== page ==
Or you might consider planting something low-growing with shallow roots. Stonecrop (Sedum spp.), sweet woodruff (Galium odoratum), creeping Jenny (Lysimachia nummularia), barren strawberry (Geum fragarioides), and wild strawberry (Fragaria vesca) are all good options.

A close up horizontal image of creeping Jenny spilling over the side of a pot pictured on a soft focus background.
Creeping Jenny.

As with all potted plants, you will absolutely need to fertilize your trees. The soil in containers leaches nutrients more quickly than ground soil, so you’ll need to reapply it.

Look for a fertilizer made specifically for trees or a mild balanced fertilizer with an NPK of 3-3-3 or 4-4-4.

I love Down to Earth’s Tree and Shrub food, which not only has the perfect balance for ornamental trees, but it contains 11 strains of mycorrhizal fungi, which many potted plant soils lack.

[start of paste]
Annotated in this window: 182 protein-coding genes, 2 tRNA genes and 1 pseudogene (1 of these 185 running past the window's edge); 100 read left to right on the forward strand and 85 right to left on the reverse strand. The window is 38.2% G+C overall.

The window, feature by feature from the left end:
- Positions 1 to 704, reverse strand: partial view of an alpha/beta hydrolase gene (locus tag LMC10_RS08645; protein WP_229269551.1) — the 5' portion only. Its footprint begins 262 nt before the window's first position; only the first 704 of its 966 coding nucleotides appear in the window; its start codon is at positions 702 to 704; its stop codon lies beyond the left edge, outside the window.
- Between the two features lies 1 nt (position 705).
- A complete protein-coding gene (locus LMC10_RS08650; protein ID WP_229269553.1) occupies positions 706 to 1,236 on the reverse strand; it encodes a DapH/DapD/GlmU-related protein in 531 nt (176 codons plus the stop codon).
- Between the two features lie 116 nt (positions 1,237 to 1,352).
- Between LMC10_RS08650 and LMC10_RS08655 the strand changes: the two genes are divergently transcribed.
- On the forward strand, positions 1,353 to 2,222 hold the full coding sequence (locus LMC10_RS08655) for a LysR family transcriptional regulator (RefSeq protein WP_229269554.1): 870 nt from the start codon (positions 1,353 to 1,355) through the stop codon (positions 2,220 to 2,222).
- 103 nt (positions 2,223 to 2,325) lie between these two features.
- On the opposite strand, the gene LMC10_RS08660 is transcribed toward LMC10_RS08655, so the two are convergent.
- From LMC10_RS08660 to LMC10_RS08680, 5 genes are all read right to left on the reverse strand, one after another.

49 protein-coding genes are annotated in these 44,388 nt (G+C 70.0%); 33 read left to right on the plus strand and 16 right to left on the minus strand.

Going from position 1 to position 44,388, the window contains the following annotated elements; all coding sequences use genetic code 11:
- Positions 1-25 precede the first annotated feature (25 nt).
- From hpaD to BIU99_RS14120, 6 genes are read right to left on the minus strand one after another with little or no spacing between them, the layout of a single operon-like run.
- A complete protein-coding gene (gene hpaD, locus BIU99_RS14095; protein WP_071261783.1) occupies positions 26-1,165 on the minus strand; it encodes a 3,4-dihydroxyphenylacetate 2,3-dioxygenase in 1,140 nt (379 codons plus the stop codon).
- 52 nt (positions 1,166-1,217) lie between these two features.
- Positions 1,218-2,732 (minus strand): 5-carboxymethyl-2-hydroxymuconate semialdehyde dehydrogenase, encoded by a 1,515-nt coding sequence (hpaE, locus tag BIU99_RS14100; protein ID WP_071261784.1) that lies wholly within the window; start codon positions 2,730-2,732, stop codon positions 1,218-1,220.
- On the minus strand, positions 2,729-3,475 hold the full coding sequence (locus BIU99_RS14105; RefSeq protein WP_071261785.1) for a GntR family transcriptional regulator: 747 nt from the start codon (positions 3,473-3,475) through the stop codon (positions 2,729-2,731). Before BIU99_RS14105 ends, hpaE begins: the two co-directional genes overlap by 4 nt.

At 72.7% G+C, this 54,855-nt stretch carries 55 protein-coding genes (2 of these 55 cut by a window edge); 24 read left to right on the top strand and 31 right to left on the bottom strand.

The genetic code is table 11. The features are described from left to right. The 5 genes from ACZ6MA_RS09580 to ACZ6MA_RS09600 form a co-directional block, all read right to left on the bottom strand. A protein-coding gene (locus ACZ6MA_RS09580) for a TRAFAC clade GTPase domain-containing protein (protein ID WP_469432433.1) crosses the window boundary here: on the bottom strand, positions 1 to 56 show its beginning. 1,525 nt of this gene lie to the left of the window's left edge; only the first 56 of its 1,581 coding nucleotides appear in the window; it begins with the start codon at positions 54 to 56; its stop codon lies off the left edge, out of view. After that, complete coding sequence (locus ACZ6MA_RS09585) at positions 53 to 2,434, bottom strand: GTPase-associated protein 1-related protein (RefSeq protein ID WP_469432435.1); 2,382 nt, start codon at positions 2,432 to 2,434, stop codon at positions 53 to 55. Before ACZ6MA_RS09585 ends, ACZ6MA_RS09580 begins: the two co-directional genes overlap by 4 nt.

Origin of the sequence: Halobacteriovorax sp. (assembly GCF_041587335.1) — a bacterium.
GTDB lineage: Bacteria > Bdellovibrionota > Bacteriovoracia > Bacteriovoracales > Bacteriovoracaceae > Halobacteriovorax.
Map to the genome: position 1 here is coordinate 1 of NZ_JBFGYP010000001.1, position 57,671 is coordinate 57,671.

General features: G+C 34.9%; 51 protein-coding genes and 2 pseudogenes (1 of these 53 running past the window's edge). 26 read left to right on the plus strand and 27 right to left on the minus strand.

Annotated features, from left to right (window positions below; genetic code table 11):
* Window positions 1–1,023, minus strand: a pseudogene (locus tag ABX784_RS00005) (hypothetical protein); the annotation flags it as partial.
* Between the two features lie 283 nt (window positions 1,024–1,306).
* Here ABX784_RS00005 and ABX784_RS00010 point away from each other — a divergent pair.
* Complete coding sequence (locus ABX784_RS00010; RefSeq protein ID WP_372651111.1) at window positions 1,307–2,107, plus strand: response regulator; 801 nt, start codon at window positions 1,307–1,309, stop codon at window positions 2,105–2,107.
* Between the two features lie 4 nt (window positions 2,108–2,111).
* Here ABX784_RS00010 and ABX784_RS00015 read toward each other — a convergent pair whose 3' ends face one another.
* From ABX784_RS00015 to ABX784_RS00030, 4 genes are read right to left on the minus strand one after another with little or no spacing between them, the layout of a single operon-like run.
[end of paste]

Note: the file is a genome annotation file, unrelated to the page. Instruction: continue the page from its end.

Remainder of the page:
Just as our microbiomes must be healthy for us humans to be healthy, plants need beneficial bacteria and fungi in their soil to keep them healthy.

A close up of the packaging of Down to Earth Tree and Shrub all Natural Fertilizer isolated on a white background.

Down to Earth Tree and Shrub Fertilizer

Grab a five- or 25-pound box of DTE’s Tree and Shrub food at Arbico Organics.

Repotting

You don’t have to repot your maples. If you like the container that it’s in, you can keep it there. You’ll just have to work at it.

Every three years or so, you’ll need to pull the whole plant out of the container and check the roots.

If they’re becoming compacted and there isn’t much soil visible, gently loosen the roots and brush away as much soil as you can. You might need to use a stream of water from your garden hose to assist in the process.

A close up horizontal image of the root ball of a Japanese maple being repotted into a larger container.